Okay, so that was the second thing I'd disagreed with during that drive. Incidentally, we were coming back from a DVD warehouse where we'd loaded up on genre DVDs, as was our passion. But Nightmare City was an Italian genre movie I was actually extremely fond of. Despite Umberto Lenzi's hugely significant contributions to the Poliziotteschi and cannibal-horror sub-genres of Italian cinema, my favourite films of Leni's career actually fell within the giallo and the popular 80s zombie genres. Along with the exciting and original Nightmare City, I was also a huge fan of his brilliant gialli Seven Blood-Stained Orchids and Spasmo, and the revenge-giallo/thriller Hitcher in the Dark (which was actually an American production starring a pre-Melrose Place Josie Bissett). Lenzi's importance as a groundbreaking genre filmmaker did not stop with merely having invented an entirely new horror sub-genre for Italian cinema, his work had also been copied by his more famous colleagues (Brian DePalma and David Fincher using key sequences from Seven Blood-Stained Orchids), and in the 70s his movies had even been re-worked by American filmmakers for the North American releases (it has been rumored and at one point confirmed by Lenzi himself, although he truly hadn't wanted to believe it, that George Romero had shot added footage for Lanzi's Spasmo for the American theatrical/drive-in releases).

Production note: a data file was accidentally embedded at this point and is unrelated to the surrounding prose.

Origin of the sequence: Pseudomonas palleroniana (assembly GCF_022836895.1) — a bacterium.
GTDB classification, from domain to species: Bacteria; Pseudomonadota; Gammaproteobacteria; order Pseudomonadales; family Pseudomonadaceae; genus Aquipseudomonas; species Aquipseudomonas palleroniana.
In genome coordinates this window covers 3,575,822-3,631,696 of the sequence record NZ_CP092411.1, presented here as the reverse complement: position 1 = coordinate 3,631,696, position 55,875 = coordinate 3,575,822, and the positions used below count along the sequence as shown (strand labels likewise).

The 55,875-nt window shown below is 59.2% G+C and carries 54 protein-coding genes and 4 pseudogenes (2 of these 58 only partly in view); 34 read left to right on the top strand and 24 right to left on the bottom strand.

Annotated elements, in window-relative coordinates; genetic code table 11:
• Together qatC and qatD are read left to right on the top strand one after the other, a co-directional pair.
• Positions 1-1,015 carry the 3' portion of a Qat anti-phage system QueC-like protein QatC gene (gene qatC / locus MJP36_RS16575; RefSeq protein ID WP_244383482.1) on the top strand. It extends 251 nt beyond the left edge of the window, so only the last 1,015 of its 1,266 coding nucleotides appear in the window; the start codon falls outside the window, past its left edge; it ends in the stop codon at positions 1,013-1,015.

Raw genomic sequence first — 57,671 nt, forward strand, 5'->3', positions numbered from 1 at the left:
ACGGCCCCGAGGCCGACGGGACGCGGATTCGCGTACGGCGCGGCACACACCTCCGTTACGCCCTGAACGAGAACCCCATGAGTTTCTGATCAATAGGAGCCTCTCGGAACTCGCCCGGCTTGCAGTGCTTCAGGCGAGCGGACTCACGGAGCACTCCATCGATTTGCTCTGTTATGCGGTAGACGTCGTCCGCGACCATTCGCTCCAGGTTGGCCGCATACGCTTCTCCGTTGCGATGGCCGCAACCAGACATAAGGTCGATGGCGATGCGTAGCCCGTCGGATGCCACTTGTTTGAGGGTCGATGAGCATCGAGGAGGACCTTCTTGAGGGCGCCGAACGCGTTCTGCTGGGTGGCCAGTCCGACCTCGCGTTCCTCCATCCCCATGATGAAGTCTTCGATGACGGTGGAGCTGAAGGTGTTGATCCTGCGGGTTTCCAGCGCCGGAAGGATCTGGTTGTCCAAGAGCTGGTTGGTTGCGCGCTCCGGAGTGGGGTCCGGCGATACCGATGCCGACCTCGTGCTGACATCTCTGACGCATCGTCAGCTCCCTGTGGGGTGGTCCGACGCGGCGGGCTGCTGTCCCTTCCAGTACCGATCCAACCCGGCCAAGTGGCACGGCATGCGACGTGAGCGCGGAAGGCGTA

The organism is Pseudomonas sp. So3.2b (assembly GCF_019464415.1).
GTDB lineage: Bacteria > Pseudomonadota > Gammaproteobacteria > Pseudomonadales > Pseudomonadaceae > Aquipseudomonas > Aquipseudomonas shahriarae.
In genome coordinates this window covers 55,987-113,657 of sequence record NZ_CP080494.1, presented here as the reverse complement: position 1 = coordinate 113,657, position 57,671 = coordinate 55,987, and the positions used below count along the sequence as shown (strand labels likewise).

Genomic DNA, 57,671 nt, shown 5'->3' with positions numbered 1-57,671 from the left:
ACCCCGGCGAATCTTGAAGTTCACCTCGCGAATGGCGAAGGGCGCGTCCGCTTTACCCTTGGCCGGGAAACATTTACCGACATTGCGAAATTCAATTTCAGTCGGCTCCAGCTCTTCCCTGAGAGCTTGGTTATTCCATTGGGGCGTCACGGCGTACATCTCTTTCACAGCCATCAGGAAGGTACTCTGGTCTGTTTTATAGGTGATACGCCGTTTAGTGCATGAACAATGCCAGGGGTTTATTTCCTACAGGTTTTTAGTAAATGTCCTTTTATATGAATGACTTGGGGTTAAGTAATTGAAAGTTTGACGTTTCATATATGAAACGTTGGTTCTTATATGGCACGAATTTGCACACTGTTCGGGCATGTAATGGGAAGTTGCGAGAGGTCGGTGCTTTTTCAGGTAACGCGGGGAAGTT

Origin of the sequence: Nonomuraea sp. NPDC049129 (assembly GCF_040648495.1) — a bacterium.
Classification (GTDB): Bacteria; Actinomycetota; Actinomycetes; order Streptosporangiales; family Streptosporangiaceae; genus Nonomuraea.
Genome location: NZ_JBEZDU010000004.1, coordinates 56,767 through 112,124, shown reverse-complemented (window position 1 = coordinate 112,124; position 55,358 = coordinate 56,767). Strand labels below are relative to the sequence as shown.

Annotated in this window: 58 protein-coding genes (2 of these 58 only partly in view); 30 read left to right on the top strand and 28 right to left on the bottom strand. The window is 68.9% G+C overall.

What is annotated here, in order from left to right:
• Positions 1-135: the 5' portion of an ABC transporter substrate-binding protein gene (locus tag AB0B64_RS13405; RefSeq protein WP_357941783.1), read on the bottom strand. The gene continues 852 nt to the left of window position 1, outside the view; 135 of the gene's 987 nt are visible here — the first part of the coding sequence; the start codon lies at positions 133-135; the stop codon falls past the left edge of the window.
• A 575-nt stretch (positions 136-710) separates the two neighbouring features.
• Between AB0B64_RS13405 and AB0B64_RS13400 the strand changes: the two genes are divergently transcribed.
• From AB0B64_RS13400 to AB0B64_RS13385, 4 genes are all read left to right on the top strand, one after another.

Finally, though, as contemporary maverick filmmakers Quentin Tarantino and Robert Rodriguez sought to create new works based on or influenced by pioneers of popular Italian genre cinema, Umberto Lenzi got some mainstream North American recognition via Robert Rodriguez' Nightmare City-inspired segment for the pair's genre throwback film Grindhouse. Rodriguez and Tarantino both celebrated Lenzi's film as the key idea behind Planet Terror. Since then (2007), a portion of Lenzi's insanely massive genre output had been restored and re-released in the Blu-ray catalogues of British distribution companies Arrow and Shameless and the Italian/American distributor Raro, following in the DVD footsteps of the old Anchor Bay and Shriek Show releases of the early '00s.